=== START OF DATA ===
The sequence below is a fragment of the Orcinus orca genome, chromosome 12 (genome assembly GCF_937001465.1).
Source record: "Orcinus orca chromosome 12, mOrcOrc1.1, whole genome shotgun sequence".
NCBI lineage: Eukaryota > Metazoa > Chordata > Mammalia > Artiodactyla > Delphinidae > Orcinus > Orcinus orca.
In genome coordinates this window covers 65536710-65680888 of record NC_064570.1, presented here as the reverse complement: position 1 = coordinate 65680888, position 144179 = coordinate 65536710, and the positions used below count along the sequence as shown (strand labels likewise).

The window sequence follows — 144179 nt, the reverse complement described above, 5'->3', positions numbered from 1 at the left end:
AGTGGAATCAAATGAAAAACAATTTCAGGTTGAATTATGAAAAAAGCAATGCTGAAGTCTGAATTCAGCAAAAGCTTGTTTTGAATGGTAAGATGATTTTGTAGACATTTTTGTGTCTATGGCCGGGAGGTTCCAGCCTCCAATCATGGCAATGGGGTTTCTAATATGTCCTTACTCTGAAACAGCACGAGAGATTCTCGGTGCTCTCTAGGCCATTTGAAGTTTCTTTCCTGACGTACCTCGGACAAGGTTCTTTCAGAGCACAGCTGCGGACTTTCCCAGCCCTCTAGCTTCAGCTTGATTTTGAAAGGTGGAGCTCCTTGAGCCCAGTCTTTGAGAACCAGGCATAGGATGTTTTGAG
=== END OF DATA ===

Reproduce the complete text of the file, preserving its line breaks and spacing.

The sequence below is a fragment of the Orcinus orca genome, chromosome 12 (genome assembly GCF_937001465.1).
Source record: "Orcinus orca chromosome 12, mOrcOrc1.1, whole genome shotgun sequence".
NCBI lineage: Eukaryota > Metazoa > Chordata > Mammalia > Artiodactyla > Delphinidae > Orcinus > Orcinus orca.
In genome coordinates this window covers 65536710-65680888 of record NC_064570.1, presented here as the reverse complement: position 1 = coordinate 65680888, position 144179 = coordinate 65536710, and the positions used below count along the sequence as shown (strand labels likewise).

The window sequence follows — 144179 nt, the reverse complement described above, 5'->3', positions numbered from 1 at the left end:
AGTGGAATCAAATGAAAAACAATTTCAGGTTGAATTATGAAAAAAGCAATGCTGAAGTCTGAATTCAGCAAAAGCTTGTTTTGAATGGTAAGATGATTTTGTAGACATTTTTGTGTCTATGGCCGGGAGGTTCCAGCCTCCAATCATGGCAATGGGGTTTCTAATATGTCCTTACTCTGAAACAGCACGAGAGATTCTCGGTGCTCTCTAGGCCATTTGAAGTTTCTTTCCTGACGTACCTCGGACAAGGTTCTTTCAGAGCACAGCTGCGGACTTTCCCAGCCCTCTAGCTTCAGCTTGATTTTGAAAGGTGGAGCTCCTTGAGCCCAGTCTTTGAGAACCAGGCATAGGATGTTTTGAG